Everyone loves to compare the affordability of different cities, and most of the attention gets focused on differences in housing prices and rents. Clearly, these are a major component of living costs, and they vary substantially across the nation. But as we’ve regularly pointed out at City Observatory, transportation costs also vary widely across cities, and some places that have somewhat more costly housing also have more compact development patterns and less sprawl, and therefore enable their residents to spend less on cars and gasoline for transportation. These differences can create a significant impact on the overall cost of living across cities. We’ve computed the difference in city living costs in our Sprawl Tax report .
There’s another important component to differing living costs across the nation that we think deserves additional attention: insurance costs. Nearly all drivers and the majority of homeowners carry insurance on their cars and homes. Insurance premiums vary widely across the US, based on differences in crash rates, losses to natural disasters, and state-to-state variations in legal standards (as well as other factors). Today we’re going to start looking more closely at these variations—we’ll start with differences in car insurance costs, and tomorrow, look at home insurance.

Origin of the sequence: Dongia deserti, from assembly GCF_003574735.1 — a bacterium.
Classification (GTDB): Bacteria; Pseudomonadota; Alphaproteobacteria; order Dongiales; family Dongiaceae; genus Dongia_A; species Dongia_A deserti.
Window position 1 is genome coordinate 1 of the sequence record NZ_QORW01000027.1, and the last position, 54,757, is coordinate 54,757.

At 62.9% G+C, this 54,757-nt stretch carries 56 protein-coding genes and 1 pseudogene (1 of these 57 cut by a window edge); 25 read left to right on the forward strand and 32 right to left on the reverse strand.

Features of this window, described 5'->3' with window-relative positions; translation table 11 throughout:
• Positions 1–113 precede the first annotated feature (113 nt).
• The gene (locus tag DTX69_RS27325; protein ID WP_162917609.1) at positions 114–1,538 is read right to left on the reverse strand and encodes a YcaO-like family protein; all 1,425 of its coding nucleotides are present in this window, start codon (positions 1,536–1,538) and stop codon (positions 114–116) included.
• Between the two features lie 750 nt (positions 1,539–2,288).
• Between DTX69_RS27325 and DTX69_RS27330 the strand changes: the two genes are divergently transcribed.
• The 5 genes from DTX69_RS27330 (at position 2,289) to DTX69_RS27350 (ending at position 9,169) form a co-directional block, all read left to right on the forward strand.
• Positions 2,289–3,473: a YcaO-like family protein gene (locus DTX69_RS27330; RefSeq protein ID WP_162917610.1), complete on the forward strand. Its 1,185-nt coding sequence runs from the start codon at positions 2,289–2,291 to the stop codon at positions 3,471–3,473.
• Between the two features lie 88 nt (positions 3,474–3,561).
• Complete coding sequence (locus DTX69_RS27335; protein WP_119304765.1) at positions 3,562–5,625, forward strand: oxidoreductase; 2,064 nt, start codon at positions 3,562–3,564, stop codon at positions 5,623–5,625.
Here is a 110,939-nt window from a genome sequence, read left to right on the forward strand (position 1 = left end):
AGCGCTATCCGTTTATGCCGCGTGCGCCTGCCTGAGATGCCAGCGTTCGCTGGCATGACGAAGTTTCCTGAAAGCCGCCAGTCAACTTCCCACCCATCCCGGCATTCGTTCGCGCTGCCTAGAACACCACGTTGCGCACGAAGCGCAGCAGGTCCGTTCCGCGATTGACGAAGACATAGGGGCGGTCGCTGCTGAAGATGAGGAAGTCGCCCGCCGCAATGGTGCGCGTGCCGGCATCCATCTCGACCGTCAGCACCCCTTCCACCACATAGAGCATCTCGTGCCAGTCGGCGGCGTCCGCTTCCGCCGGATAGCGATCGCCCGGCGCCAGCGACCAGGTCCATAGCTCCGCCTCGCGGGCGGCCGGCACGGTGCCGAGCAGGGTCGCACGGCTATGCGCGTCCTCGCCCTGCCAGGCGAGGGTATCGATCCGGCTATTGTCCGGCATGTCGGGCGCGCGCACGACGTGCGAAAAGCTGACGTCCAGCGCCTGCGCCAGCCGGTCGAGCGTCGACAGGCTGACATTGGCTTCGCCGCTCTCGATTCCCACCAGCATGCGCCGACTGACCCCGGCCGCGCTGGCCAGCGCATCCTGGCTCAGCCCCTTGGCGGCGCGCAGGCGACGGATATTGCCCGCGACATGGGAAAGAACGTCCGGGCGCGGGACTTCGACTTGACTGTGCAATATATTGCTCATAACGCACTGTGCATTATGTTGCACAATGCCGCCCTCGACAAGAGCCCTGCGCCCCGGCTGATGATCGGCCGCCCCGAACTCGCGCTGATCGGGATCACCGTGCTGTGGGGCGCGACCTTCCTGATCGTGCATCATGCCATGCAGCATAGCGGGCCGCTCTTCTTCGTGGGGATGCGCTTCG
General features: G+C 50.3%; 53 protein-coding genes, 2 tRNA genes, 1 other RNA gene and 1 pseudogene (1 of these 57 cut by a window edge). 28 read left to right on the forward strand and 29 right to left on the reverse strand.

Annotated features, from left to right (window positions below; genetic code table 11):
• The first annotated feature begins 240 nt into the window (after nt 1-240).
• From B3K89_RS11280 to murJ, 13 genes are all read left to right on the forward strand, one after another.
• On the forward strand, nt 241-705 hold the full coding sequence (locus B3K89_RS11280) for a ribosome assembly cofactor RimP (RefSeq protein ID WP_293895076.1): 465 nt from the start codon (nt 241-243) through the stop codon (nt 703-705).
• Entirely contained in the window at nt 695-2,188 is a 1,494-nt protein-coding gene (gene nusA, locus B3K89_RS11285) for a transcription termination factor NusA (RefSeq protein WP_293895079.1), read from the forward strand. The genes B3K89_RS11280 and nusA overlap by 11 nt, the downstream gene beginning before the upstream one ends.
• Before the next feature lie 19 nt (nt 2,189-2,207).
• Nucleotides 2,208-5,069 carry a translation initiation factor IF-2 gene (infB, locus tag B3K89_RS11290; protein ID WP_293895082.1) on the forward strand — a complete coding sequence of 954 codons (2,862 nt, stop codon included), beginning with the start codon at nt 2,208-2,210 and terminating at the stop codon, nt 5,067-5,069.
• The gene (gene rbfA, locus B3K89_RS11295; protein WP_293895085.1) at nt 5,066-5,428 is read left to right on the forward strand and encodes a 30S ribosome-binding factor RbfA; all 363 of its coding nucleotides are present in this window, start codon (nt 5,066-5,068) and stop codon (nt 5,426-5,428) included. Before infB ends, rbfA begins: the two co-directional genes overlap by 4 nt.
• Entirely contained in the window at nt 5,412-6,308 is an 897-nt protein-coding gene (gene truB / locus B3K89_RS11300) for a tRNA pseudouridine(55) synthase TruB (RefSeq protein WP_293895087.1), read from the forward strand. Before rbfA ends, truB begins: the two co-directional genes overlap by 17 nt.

Car insurance is a requirement for many people living in auto-dependent places. Wide sprawling metropolitan areas often require more miles to be driven for commuting. We are curious about the role that insurance plays in relation to the cost of living. When a car is required to commute to work or the store, insurance is a necessity to protect yourself and the car. The price of insurance is dependent upon one’s personal background as well as the makeup of one’s setting. Location plays a major role, whether it be state policy, natural regional differences, or the composition of the insurance pool around you. Insurance can become a vital and costly expense for Americans. The magnitude of that expense could severely influence the way we view the overall cost of living across major cities.